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What do the Mets do with Michael Cuddyer when he returns?

When Cuddyer returns to the Mets' lineup, he will be coming to a team much different than the one he played for two weeks ago.

Anthony Gruppuso-USA TODAY Sports

When Michael Cuddyer was placed on the disabled list two weeks ago with a knee injury, the Mets were a team that was incapable of scoring runs with playoff hopes fading faster than the taste of Big League Chew.

Since then Juan Uribe, Kelly Johnson, and Yoenis Cespedes have come along and injected new life into the Mets' season. The Mets were just a game over .500 and three games behind the Nationals the day Cuddyer was placed on the DL. Today, they are eight games over .500 and two games ahead of Washington. This is a totally different Mets team than the one Cuddyer played for a few weeks ago.

Now it appears that he is ready to come back by Monday, and the Mets will have to decide what Cuddyer's role with this revamped team is and what will happen to top prospect Michael Conforto, who has filled in for Cuddyer while he was out. Because they have invested in the former All-Star beyond this season, he will almost definitely be a Met next year. It looks like the team's probable and most sensible course of action is to put Cuddyer in the lineup and hope he can regain his stroke with more protection around him.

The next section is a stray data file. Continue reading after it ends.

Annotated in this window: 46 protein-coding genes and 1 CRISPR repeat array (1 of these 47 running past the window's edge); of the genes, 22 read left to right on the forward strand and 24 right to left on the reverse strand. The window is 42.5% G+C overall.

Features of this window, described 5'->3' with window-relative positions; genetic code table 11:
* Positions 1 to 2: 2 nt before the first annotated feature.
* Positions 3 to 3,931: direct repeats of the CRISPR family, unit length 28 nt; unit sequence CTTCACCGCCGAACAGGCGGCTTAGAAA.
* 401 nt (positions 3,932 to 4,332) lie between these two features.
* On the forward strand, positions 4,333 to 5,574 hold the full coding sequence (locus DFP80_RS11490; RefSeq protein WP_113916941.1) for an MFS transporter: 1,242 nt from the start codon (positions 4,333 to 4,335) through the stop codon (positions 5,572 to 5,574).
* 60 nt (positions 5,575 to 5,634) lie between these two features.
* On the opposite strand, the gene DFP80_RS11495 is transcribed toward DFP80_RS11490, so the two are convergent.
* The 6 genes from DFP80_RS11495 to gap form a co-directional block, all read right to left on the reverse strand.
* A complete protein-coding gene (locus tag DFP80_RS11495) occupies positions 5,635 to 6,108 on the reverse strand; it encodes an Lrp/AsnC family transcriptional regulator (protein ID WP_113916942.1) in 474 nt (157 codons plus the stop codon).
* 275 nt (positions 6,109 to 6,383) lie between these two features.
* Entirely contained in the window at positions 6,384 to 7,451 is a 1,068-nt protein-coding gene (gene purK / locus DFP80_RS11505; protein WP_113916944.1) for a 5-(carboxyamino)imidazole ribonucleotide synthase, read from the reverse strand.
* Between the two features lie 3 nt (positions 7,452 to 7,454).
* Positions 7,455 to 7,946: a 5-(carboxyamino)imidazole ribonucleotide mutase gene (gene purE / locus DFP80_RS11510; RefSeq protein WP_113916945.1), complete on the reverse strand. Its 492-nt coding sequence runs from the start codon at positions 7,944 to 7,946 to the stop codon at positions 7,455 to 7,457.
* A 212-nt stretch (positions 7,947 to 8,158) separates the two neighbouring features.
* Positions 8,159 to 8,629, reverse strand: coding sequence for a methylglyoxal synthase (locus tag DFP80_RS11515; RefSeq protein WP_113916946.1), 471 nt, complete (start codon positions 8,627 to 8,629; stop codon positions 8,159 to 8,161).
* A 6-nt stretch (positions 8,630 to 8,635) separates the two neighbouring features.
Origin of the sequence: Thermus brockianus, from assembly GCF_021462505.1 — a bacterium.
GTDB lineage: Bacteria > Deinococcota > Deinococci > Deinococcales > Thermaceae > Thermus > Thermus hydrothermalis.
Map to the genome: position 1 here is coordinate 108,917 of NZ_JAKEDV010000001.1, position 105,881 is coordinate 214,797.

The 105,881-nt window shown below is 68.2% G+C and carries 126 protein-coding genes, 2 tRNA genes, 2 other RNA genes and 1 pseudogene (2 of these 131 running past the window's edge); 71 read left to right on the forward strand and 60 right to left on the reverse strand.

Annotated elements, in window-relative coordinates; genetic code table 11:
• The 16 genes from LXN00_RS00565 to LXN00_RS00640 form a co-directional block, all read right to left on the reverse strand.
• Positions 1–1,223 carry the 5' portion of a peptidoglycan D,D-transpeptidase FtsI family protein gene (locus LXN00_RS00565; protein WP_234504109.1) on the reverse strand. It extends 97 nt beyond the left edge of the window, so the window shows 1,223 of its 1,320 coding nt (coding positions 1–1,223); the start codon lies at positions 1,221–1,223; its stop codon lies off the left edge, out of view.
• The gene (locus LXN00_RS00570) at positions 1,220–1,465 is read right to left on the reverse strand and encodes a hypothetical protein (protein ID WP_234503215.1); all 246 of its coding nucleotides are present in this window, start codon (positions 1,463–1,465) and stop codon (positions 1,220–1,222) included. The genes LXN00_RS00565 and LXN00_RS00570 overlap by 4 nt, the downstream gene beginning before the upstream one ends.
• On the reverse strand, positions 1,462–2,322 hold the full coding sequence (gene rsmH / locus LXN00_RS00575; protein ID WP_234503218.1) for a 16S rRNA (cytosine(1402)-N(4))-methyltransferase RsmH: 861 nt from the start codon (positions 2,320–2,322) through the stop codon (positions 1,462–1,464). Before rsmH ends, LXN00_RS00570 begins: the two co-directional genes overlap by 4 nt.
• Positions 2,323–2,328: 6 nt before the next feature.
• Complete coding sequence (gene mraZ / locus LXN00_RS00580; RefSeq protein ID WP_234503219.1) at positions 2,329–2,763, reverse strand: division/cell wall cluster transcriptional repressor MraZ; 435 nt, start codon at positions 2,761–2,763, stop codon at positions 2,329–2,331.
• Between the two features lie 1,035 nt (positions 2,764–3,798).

As poorly as he has played this year, Cuddyer is still just two years removed from winning the NL batting title and just one year removed from hitting .332/.376/.579 in 49 games. He has been a solid hitter over most of his career, and deserves another chance to contribute to the Mets.

With Uribe and Cespedes playing every day and Lucas Duda hitting like a superstar as of late, Cuddyer will only have to serve as a complementary player who would probably bat sixth or seventh in the lineup. He has been a very good supporting bat in past lineups that included the likes of Joe Mauer, Justin Morneau, Troy Tulowitzki, and Carlos Gonzalez.

Should the Mets ultimately decide to put Cuddyer right back in the starting lineup, it would make sense to send Conforto back to Triple-A and call him up in September once the minor league season is done. It is also reasonable to think that Cuddyer will be on a short leash. Terry Collins has been adamant about starting players who are hitting well, and the 36-year-old may be relegated to part-time status if he does not start hitting. Cuddyer has been a huge disappointment this season after signing with the Mets in November and because they have more options now, it is not necessary for them to start underperforming players on a daily basis.

The Mets have been fine without him the past two weeks, but a healthy Cuddyer would bring another great run producer to an already hot lineup. If he is capable of being even a decent hitter, he can surely help the team offensively. Not to mention his experience in pennant races and playoff games, which would undoubtedly be valuable to a young team like the Mets.